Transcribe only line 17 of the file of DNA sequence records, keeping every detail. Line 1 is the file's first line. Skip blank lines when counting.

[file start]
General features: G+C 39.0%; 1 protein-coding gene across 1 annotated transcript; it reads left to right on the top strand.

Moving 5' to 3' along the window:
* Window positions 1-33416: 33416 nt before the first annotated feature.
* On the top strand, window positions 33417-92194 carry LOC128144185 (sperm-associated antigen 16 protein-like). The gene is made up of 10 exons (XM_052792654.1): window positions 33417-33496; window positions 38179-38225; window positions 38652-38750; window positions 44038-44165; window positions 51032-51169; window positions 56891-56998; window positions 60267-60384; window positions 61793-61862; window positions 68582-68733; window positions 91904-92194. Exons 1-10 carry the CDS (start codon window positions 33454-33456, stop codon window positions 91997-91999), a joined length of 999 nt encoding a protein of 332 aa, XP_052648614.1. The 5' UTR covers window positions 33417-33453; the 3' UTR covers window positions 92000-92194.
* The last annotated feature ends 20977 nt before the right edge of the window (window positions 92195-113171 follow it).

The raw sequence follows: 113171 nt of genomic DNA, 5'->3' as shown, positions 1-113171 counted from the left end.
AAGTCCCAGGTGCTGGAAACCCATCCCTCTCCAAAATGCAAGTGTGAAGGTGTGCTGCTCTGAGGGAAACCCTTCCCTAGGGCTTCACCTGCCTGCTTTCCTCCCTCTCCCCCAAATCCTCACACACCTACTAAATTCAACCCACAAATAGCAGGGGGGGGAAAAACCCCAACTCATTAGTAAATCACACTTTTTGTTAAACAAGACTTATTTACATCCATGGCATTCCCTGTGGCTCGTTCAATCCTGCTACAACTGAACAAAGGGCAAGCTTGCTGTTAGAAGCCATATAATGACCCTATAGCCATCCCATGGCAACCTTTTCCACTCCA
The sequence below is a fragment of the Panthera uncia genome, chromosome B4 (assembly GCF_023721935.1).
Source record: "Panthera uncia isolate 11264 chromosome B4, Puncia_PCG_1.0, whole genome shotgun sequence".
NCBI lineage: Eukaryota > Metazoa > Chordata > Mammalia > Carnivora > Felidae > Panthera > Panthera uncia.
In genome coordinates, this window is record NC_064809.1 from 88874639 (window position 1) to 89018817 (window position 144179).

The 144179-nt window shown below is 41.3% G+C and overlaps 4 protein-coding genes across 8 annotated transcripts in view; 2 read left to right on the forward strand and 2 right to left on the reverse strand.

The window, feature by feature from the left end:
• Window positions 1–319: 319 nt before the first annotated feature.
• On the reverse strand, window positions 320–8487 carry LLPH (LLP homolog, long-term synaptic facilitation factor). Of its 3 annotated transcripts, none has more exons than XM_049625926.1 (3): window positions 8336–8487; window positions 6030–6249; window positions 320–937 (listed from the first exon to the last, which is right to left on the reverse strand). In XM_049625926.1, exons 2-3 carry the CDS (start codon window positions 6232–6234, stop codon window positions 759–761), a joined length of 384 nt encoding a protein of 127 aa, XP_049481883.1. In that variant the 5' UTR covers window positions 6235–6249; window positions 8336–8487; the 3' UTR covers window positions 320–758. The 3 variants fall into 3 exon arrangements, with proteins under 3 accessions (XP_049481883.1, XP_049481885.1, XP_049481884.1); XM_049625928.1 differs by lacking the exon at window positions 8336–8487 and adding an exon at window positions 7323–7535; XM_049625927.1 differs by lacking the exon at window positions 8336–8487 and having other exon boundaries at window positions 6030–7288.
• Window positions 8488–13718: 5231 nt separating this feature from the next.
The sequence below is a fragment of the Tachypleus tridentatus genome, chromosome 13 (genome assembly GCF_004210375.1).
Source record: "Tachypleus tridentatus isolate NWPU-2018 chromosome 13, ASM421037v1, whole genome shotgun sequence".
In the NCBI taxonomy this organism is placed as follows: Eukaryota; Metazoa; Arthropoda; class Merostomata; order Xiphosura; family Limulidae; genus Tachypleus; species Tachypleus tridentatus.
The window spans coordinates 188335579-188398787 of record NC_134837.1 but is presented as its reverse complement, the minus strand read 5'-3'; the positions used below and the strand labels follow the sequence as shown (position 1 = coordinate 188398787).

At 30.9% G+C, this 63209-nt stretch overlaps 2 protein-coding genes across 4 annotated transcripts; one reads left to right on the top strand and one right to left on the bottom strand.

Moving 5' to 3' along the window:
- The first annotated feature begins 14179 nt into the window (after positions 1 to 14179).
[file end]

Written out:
The sequence below is a fragment of the Tachypleus tridentatus genome, chromosome 13 (genome assembly GCF_004210375.1).